Today, in Marvin M. Brandt Revocable Trust v. United States, the Supreme Court rebuked another attempt by the Obama administration to adopt a novel and extreme litigating position that was contrary to well-established precedent. Eight justices agreed with Cato’s amicus brief, holding that the United States does not retain a property interest in former railroad lands that are no longer used by railroads. Although this may seem like an arcane issue for Cato to be involved in, the case actually resembles a typical takings case, but this time the government tried to define a property right out of existence rather than pay compensation to the owners. Continue reading
Supplemental budget, veteran and homeless bills pass as session ends. Bills on other big issues fail
The House and Senate gavels came down simultaneously at seven minutes to midnight on Thursday, as the legislature adjourned “sine die” (Latin for “no more meeting days”) to the cheers of lawmakers and staff who had been working at a fast pace to finalize and pass legislation.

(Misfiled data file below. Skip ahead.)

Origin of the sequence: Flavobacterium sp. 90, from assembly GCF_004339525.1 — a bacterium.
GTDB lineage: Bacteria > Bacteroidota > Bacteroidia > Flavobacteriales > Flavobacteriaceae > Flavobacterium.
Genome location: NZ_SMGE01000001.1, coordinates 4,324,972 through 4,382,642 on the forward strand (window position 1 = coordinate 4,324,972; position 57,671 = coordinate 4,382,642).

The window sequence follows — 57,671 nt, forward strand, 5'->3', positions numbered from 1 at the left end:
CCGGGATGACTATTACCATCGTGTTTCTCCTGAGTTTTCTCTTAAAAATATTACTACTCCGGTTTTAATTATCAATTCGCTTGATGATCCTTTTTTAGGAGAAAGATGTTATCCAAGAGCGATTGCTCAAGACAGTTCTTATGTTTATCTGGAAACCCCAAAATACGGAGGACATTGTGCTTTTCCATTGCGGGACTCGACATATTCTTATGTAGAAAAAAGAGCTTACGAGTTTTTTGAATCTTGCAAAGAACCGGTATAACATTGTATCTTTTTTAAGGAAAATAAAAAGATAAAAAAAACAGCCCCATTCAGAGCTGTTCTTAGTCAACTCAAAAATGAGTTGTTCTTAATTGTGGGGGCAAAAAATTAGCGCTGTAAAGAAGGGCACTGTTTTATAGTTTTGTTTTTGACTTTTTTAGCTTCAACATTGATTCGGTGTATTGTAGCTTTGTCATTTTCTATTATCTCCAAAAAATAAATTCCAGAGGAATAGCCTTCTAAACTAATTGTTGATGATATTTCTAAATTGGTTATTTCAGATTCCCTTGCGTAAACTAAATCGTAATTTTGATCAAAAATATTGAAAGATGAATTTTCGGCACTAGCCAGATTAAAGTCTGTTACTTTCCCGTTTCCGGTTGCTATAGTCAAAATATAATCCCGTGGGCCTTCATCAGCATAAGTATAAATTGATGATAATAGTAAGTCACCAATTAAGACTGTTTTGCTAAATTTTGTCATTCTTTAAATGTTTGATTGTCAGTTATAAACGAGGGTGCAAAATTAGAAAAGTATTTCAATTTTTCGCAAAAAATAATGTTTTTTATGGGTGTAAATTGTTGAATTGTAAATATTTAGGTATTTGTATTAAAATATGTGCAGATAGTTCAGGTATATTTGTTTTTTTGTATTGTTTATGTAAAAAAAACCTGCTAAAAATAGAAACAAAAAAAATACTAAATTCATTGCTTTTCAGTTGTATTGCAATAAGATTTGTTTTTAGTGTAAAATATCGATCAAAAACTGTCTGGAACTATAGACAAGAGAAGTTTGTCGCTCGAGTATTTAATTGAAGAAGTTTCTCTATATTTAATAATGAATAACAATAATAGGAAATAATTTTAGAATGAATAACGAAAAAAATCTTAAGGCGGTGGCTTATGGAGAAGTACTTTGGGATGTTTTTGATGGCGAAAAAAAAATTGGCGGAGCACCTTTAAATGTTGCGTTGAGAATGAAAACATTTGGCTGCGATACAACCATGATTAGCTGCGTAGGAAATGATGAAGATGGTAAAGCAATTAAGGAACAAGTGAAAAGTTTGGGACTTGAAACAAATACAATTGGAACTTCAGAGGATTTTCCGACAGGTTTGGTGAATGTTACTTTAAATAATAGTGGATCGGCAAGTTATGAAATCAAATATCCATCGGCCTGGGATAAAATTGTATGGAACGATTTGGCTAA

Lawmakers passed a compromise supplemental operating budget (SB 6002) that adds about $155 million in spending to the $33.6 billion 2013-15 budget, including $58 million more for school supplies and technology, $22 million more for mental health programs and $25 million for the Opportunity Scholarship fund. The bill passed by large bi-partisan votes, 83-15 in the House, and 48-1 in the Senate. Continue reading
Jaime Herrera Beutler Backs Bill to Broaden Protection for Citizens’ Online Communication against Government Surveillance
“Email Privacy Act” requires IRS, other government agencies to obtain warrant to view citizen’s emails
WASHINGTON, DC – Congresswoman Jaime Herrera Beutler announced today that she has cosponsored legislation that would extend protections relating to citizen’s private e-mail and online communication. H.R. 1852, the Email Privacy Act, would extend the same privacy protections to electronic communications that exist for hard mail and other personal, paper documents. Under this bipartisan bill, a government agency would not be able to access a U.S. citizen’s emails without a court-ordered search warrant. Continue reading
Feb. 17, 2014